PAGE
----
However, the Assange case has been irregular from the start, as Declassified has extensively reported. Some believe the UK could take the unprecedented step of not abiding by the Rule 39 order—or moving Assange out of the jurisdiction before it is issued. 

In Belgium, in October 2013, Tunisian terrorist Nizar Trabelsi was extradited to the US extremely quickly before the Rule 39 was issued. 

“This person was extradited, the lawyers were not informed, no one was informed,” Marchand says. “It all happened in the dark. The person was brought to a secret place, was drugged, was cuffed, was attached in a seat and was sent by a private plane of the CIA directly to the US where this person was put in solitary confinement.”

If the ECHR does issue an injunction under Rule 39 then the extradition proceedings are suspended, but it is only an interim measure. Assange’s lawyers would then introduce a demand on the merits of the ECHR considering that the UK decisions were wrong. 

It takes a minimum of 18 months for the courts to assess this situation. In the case of Babar Ahmad, it took five years. 


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RAF Mildenhall

When Ahmad left HMP Long Lartin in the police van on that rainy October day he had no idea where he was going. 

“When we came out we could see loads of cameramen, photographers, everything, there was even a helicopter overhead”, Ahmad says. 

“In my mind, I thought we were being taken to some airport, like a commercial airport, to be handed over to US marshals, because that’s what other people who have been extradited experienced.”

Ahmad remembers the drive was long, around two hours. 

“It was cross country and there were no motorways, it was all A roads, which means you’ve got these little roundabouts every couple of minutes. So we’re just going from left to right, left to right, left to right. Heavy rain. And after about 2 hours, we enter this RAF air base. I used to be in cadets when I was younger, so I know what an RAF base looks like.”

The base was Mildenhall in Suffolk, the central US Air Force facility in Britain, where 4,245 American troops are permanently stationed. 

Two executive twelve seater jets sat on the tarmac with their engines and lights on.

“There were floodlights everywhere and they stopped the van outside a brick building close to where the two jets are,” Ahmad says. 

The police officers went into the building. “One comes back, he goes, ‘sorry, guys, but you need to put these on before you can go inside’. In his hand was a pair of blacked out ski goggles and ear defenders.”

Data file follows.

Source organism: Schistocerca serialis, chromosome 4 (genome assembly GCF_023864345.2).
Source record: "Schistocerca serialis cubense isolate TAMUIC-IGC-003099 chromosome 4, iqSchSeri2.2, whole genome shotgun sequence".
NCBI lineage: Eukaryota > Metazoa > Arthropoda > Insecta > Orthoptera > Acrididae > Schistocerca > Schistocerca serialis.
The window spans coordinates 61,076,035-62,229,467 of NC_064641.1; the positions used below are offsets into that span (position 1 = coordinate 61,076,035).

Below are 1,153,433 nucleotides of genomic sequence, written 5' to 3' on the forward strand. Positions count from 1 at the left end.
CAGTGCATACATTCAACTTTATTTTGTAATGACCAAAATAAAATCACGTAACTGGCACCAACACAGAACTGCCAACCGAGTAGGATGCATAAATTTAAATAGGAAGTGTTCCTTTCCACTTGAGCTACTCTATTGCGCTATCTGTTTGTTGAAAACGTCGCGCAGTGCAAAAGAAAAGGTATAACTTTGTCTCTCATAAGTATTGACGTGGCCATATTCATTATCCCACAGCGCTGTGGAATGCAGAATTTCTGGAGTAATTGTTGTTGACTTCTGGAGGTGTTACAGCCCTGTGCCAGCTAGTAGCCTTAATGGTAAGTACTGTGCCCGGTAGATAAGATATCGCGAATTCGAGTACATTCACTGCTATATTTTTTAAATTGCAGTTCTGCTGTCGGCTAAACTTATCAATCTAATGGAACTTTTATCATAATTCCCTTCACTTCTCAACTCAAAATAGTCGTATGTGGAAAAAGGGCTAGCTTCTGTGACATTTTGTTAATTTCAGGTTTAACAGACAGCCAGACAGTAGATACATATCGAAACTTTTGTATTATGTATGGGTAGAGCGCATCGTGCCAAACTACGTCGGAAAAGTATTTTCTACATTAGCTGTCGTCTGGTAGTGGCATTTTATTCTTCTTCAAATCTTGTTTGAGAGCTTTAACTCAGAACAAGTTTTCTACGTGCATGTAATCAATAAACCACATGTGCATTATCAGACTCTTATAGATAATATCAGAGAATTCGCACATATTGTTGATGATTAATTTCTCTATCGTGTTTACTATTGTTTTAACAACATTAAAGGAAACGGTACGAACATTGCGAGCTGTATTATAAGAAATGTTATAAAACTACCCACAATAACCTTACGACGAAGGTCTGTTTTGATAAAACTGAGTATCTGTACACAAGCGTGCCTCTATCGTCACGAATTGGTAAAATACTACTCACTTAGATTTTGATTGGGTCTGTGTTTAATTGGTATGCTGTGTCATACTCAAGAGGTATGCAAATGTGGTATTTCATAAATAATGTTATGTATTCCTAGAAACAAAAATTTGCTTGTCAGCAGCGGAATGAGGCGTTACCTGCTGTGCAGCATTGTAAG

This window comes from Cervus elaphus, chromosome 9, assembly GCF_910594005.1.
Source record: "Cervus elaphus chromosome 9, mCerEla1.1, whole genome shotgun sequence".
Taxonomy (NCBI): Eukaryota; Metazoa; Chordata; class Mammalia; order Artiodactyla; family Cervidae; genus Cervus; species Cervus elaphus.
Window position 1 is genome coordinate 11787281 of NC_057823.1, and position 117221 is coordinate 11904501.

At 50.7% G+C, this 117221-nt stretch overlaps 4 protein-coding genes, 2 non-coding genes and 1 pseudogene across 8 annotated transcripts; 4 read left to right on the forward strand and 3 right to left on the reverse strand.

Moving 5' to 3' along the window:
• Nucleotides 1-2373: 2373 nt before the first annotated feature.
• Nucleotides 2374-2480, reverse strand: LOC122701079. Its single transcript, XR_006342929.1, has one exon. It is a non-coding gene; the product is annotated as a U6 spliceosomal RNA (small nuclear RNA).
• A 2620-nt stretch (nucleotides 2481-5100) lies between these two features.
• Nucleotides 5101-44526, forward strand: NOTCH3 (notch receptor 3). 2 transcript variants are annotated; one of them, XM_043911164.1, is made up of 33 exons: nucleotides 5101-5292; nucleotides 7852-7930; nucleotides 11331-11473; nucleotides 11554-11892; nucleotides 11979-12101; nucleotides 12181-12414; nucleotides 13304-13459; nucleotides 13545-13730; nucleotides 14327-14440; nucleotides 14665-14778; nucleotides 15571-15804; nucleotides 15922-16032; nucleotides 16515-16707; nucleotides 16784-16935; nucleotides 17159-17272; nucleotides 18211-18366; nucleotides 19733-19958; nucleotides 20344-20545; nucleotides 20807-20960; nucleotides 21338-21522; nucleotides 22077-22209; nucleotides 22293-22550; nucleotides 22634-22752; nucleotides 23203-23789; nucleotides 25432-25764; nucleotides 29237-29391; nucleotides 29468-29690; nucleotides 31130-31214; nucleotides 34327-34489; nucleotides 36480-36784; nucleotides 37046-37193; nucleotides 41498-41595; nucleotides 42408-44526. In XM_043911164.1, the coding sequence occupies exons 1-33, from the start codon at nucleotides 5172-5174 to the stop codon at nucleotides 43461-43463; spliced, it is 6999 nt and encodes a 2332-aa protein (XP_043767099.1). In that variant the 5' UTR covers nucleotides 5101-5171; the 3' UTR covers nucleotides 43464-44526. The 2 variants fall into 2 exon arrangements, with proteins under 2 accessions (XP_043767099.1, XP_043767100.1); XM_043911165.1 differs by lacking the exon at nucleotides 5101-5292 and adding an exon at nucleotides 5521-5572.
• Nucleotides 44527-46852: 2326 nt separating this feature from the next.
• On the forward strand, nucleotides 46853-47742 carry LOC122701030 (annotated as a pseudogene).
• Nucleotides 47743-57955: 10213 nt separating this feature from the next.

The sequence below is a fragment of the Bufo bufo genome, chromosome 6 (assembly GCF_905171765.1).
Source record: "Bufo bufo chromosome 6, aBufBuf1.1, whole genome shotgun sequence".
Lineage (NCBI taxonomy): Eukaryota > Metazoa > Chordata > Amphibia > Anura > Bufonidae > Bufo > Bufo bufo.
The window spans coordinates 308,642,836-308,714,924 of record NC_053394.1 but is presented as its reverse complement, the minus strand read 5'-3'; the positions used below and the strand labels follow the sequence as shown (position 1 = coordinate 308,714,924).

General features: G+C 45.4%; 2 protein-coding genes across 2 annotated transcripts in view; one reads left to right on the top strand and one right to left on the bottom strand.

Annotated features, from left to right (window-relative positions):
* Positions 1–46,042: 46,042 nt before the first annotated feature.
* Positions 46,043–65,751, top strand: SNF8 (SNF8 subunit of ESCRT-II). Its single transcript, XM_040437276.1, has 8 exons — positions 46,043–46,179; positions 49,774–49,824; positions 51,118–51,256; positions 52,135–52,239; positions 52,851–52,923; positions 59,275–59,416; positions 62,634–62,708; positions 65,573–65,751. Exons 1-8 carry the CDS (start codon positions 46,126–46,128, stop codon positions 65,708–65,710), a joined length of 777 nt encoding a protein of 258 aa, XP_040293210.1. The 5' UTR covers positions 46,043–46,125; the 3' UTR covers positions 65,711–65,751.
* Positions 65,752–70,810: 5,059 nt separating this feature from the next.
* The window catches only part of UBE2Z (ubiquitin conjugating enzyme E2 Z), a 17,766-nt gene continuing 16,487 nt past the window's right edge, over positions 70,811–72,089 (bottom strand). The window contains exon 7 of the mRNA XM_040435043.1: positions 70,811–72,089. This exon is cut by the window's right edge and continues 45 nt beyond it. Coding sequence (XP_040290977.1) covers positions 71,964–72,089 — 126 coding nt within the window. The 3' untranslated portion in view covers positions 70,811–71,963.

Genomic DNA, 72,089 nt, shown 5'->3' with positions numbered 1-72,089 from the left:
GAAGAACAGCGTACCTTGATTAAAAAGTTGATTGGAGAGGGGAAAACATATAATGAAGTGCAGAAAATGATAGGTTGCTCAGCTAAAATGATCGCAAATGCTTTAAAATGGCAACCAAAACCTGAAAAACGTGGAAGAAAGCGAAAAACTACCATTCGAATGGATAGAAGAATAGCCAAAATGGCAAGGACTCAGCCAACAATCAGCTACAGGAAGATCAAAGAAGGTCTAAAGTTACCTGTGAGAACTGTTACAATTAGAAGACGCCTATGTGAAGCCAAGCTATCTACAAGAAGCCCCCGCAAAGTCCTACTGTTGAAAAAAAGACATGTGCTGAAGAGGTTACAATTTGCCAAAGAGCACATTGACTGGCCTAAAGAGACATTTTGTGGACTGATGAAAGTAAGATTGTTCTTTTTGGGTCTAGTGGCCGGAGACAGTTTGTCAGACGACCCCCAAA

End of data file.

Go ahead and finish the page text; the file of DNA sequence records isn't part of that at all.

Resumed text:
Ahmad knew this was not right. “I said, ‘boss, you know, you can’t do that in Europe. You know, that’s illegal. You’re not allowed to do that.’ And he sort of shrugged his shoulders.”


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Ski mask and ear defenders

The police officer put the blacked out ski mask and ear defenders on Ahmad and he was taken inside the building. They were then removed.

“I’m in this room, inside this one-story building, and this American guy, who is probably in his mid-40s, starts barking orders at the top of his voice, shouting, ‘you’re now in the custody of the United States of America. You will be treated with respect unless you give us cause otherwise. You understand?’”

Ahmad said he did. The American then asked if he had any questions. “I said, how long is the flight? Which was the most relevant question.”

“That question is irrelevant,” the American barked back. “I thought, okay, this guy, he wants to play GI Joe,” Ahmad says. “After that, I just shut my mouth.”

Ahmad said the Met police officer still there had shock drawn across his face. 

“I looked at him and we made eye contact together, and it was clear the Americans were in charge there.” 

Ahmad was taken into another room and put through a strip search again. He was then put into a jumpsuit with a leather belt attached to shackles.

“So the shackles were put around my ankles. Then there’s some sort of chain that comes from the ankle shackles. It comes up and it attaches to that leather belt, which is around my waist. Then the handcuffs that are on my wrists, they are attached to that belt, right? So basically, I can’t stretch my arms.”

The ski mask and ear defenders were put back on and Ahmad was then walked out onto the tarmac.

“I’m shuffling along in these shackles, and we get to the steps and he shouts, ‘okay, step up’. Then we went inside. So they strapped me into some sort of big seat. After a while they said ‘we’re going to take off your mask now’”. 

“And then he took it off and then the ear defenders. And I’m sitting in this private jet on two big leather chairs that are in this walnut ash interior. The chairs are facing each other and I thought, wow, at least I got to go in a private jet.”

But this was just the start of the journey. What Assange can expect in the US is more chilling, according to Ahmad, and will be revealed by Declassified in the coming days.